Satsuma Mandarin - a healthy citrus treat that's sweet, juicy & easy to peel
Satsuma Mandarins are most often eaten out of hand, but they are also used in salads, jellies & fish dishes.
Scientific Binomial Name: Citrus reticulata blanco
Also known as Honey Citrus, Satsuma Mandarins are most often eaten out of hand because of their sweet & juicy nature in a convenient package - they make the perfect snack. They are also used in salads - often paired with Fennel, blue cheese and other bold flavors where the sweet citrus notes provide a tempering aspect. Satsuma mandarins also do well in jellies and preserves given their high brix (sugar) content. Chefs also enjoy incorporating the flavor components of Satsuma Mandarins into fish dishes including halibut, flounder, rockfish and other mildly sweet species.
Select Satsuma Mandarins that are slightly soft, yet heavy for their size - indicating a juicy piece of fruit that hasn't been off the tree for too long. Fruit that is very firm tends to be a bit tart - which is common early in the season. The longer these little gems stay on the tree, the more brix (sugar) they will develop.
Once they reach your preferred level of sweetness, place remaining fruit in the refrigerator to extend the shelf life.
The extreme sweetness of a Satsuma is both its appeal as well as its weakness. The higher the brix (sugar level), the more prone a piece of fruit is to decay and mold. Avoid Satsuma Mandarins that are overly soft or are starting to show even small spots of brown. They tend to develop decay spots on the inside that will first appear as a brown spot on the skin.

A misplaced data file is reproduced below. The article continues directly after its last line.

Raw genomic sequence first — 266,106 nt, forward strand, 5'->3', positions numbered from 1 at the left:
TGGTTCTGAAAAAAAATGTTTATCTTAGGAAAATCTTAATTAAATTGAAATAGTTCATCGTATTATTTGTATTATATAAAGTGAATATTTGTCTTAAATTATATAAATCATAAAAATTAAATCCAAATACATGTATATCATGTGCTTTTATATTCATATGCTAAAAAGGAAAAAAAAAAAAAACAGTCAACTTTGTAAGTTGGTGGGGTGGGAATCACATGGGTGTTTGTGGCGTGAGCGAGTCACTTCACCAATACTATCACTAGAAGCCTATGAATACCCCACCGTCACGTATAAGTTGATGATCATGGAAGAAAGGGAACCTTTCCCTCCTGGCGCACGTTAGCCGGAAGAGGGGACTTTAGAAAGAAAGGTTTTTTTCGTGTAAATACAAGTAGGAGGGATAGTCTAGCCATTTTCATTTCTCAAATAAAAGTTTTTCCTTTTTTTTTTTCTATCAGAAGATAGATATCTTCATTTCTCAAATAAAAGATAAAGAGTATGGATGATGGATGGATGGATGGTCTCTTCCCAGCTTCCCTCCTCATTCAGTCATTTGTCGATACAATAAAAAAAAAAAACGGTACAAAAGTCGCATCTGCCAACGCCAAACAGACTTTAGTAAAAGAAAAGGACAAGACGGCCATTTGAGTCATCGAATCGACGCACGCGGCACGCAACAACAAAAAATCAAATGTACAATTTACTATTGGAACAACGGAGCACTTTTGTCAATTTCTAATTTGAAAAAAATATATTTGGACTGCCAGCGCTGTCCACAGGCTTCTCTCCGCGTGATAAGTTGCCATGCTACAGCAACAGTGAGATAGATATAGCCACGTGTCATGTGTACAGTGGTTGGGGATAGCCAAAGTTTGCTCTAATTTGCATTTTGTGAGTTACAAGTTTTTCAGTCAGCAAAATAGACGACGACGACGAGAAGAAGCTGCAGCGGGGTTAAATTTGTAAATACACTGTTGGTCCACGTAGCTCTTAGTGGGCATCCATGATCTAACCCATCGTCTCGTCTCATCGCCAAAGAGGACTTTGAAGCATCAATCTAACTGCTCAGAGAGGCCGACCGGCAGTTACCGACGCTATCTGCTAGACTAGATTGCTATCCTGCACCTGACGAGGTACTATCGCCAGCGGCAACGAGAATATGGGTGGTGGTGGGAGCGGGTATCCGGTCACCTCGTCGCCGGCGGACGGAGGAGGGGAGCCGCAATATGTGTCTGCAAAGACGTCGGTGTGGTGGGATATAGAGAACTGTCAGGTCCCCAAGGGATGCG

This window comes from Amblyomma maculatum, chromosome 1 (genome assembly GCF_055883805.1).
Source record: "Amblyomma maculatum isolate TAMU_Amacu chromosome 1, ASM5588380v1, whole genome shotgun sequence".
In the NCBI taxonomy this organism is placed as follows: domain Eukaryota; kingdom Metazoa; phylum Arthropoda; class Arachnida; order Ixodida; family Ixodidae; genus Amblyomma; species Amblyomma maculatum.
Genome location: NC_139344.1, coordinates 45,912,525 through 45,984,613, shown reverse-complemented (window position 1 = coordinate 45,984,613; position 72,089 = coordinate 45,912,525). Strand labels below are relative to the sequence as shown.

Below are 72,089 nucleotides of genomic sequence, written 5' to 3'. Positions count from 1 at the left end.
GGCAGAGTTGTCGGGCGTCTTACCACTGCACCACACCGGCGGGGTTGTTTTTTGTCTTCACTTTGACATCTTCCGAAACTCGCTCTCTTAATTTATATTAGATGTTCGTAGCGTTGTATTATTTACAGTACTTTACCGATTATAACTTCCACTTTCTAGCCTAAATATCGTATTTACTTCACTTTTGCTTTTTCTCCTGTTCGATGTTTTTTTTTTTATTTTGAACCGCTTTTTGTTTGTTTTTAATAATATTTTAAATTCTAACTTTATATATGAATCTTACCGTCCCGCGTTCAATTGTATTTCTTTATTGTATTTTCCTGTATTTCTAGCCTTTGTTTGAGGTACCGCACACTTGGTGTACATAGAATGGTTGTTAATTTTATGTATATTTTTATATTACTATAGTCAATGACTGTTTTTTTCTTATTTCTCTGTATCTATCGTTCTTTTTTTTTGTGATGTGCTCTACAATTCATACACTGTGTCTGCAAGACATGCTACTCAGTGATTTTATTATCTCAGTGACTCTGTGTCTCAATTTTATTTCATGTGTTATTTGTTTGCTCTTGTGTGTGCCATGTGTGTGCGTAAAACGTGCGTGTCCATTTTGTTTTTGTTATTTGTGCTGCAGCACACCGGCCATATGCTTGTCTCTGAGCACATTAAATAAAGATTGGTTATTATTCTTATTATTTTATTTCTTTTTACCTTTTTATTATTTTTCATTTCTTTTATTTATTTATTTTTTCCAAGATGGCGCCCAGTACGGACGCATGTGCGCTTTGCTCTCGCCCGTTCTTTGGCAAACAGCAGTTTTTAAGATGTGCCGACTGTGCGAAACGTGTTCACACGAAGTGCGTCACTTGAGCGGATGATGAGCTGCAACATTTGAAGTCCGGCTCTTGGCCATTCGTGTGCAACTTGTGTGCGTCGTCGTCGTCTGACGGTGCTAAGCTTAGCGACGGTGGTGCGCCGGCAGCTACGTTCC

Satsuma Mandarins are usually available starting sometime in October and are sometimes available through Christmas. The fruit early in the season will tend to be tart and become progressively more sweet (and consequently more prone to mold) as Christmas approaches.
Satsuma Mandarin Nutritional Information
Serving Size: 1 Satsuma Mandarin (109g)
Amount Per Serving
*Percent Daily Values are based on a 2,000 calorie diet. Your daily values may be higher or lower depending on your calorie needs.
Source: PMA's Labeling Facts
Satsuma Mandarins are very low in Saturated Fat, Cholesterol and Sodium. They're also a good source of Dietary Fiber and an excellent source of Vitamin C.
Satsuma Mandarins are excellent juiced - pairing especially well with bananas, mangoes and strawberries.
Organic AvailabilitySupplies of organic Satsuma Mandarins have improved greatly in recent years. Quite often, the organic fruit will be slightly smaller with some additional scarring - but the flavor should be just as wonderful as the conventionally grown fruit.
Tips & Trivia
- Satsuma Mandarin have long been given to relatives and friends as a symbol of abundance and good fortune.
- Satsuma Mandarins and Clementines are often accused of being the same item, just from different coasts in the United States. However, they are two distinct varieties of citrus. Clementines tend to be more popular on the East coast, while Satsuma Mandarins are more popular on the West Coast - both have gained in popularity across the country in recent years.
- If you buy a 5 to 8 lb box of Satsuma Mandarins and you notice even one that molds - quickly remove the moldy citrus and refrigerate the remaining fruit since mold will spread quickly. The fruit will have developed all the sweetness it can once mold starts to appear and you'll want to slow down the process as much as possible to enjoy your remaining fruit.
- Sizing of fruit can vary greatly and can also affect flavor & sweetness. Sizing includes "medium, large, jumbo and mammoth". Generally (but not always) the rule is sweetness increases the larger the fruit - but the only way to be sure it to sample before you buy! Don't be afraid to ask your local grocer to let you sample first. A good produce clerk will be eager to help - partly because he or she will likely get a chance to have some too!